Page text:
The Bold Voice of J&K

Pluralism in agricultural extension

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Dr. Parveen Kumar, Dr. Anil Kumar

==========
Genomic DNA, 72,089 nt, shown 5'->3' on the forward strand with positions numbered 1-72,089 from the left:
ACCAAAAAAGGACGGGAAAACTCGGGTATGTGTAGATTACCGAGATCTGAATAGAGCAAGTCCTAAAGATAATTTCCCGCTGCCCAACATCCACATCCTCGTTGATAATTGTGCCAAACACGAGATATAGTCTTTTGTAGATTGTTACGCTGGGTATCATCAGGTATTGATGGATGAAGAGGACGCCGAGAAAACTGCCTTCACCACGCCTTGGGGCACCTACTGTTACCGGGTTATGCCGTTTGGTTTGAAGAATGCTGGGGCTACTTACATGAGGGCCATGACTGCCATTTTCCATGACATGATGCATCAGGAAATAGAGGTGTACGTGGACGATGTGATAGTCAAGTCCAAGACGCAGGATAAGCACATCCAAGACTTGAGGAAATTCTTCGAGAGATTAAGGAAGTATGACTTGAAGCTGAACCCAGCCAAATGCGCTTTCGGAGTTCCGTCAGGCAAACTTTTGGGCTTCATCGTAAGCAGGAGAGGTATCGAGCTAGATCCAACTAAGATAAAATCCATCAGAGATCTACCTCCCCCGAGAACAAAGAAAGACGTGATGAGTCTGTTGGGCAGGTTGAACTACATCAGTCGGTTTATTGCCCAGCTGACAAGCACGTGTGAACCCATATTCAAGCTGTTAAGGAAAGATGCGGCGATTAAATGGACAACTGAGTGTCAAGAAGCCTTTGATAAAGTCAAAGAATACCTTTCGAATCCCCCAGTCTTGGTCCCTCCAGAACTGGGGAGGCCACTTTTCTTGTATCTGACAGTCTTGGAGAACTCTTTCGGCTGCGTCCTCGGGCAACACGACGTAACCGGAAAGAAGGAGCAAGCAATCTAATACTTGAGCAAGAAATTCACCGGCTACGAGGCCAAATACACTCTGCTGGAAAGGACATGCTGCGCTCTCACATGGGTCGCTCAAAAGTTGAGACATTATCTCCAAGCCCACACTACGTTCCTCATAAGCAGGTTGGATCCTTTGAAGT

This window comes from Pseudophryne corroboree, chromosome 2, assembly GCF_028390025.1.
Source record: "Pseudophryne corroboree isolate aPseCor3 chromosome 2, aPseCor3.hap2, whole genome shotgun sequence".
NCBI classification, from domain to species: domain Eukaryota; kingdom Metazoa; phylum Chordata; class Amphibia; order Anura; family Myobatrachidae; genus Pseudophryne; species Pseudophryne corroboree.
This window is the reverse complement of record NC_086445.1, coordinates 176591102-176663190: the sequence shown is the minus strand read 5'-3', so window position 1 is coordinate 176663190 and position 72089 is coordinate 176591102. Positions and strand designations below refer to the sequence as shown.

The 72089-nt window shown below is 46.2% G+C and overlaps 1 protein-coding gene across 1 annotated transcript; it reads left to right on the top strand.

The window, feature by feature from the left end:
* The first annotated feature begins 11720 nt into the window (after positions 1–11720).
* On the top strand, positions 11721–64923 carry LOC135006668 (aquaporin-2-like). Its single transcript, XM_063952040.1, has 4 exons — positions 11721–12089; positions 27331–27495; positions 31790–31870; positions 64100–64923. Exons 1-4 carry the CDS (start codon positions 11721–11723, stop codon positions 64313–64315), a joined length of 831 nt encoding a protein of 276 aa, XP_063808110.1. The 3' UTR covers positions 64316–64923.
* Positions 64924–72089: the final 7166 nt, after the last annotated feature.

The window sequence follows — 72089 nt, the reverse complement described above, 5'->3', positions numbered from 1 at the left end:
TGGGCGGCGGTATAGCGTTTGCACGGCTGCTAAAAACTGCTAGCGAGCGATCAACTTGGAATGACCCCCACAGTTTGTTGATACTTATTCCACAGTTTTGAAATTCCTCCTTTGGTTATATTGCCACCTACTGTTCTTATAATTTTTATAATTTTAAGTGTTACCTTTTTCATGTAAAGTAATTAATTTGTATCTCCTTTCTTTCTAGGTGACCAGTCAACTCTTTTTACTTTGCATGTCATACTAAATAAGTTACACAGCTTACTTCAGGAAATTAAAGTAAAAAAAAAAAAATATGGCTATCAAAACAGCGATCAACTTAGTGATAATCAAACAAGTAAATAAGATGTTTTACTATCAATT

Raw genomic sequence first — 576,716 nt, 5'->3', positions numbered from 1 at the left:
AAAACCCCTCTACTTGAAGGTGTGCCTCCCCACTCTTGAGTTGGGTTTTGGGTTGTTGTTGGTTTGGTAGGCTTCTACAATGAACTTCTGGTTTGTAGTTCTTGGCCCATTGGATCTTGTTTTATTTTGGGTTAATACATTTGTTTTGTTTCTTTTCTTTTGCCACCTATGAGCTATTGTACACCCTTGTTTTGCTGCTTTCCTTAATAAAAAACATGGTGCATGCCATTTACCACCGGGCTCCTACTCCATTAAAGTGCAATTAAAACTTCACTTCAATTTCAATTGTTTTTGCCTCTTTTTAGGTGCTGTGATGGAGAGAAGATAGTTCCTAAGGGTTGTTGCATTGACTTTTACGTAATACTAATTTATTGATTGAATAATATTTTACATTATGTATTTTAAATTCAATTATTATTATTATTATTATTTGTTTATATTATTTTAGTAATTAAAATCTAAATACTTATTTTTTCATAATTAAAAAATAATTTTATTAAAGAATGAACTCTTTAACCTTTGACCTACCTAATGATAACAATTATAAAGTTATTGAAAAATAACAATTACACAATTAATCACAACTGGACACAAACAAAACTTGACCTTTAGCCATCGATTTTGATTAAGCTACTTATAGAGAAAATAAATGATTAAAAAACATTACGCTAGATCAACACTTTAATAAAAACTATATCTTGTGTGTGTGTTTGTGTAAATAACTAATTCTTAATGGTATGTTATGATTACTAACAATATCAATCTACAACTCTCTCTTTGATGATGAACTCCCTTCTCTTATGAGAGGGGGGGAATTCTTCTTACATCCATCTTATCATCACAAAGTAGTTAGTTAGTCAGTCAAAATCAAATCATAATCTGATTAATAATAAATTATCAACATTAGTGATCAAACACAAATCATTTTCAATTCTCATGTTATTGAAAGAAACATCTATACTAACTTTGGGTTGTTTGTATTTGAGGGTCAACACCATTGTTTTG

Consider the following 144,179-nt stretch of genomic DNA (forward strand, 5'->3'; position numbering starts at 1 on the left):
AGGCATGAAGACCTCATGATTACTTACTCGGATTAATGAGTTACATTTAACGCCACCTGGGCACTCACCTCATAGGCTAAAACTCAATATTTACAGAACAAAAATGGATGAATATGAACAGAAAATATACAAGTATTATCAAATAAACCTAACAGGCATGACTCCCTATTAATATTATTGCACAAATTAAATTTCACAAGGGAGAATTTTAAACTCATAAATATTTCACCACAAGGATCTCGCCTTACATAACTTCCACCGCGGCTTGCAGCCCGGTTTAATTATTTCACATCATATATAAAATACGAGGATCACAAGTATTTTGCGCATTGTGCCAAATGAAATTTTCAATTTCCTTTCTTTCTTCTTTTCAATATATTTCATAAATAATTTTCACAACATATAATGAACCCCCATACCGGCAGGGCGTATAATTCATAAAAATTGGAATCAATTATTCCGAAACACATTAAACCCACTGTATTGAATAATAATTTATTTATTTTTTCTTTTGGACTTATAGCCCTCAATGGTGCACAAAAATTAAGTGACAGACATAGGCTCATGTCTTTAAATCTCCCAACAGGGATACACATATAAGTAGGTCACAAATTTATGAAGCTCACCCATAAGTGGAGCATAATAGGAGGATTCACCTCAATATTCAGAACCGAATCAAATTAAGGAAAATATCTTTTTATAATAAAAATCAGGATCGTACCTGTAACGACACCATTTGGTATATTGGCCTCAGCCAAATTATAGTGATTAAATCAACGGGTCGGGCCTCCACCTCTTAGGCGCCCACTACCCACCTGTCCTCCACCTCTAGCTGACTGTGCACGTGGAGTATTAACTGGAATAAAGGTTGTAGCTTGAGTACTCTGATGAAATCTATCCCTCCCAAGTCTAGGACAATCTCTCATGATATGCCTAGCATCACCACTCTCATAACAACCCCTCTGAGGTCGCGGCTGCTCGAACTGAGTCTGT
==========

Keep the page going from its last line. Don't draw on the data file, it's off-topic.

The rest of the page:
Extension services in the country have been by and large provided by the public agencies. This also included the state agriculture and allied departments with their field functionaries working at the grass roots with the farming community. The State Agricultural Universities (SAUs) also through their respective directorates of extension provide training to the field functionaries of the state agriculture and allied departments; who are than supposed to carry it to the farming community. Public extension services have a wide outreach. However, despite much strength, the public extension services have not achieved what was desired of them. Therefore presently the extension system is witnessing a shift. The shift which was earlier towards privatisation is now moving towards engaging more and more agencies to cater to the diverse needs of the farming community. This is what is referred to as the ‘Pluralism’. The private players, the NGOs, the civil society and others are also now actively being taken on the board. Through all these efforts, a greater thrust is being given to the mobilization of the farming community. This has also been accompanied by a change in approach from top down to bottom up, supply to a demand driven one, from transfer of technology to facilitation and from a single commodity to a broad based approach and from a single agency based extension service to pluralistic one. .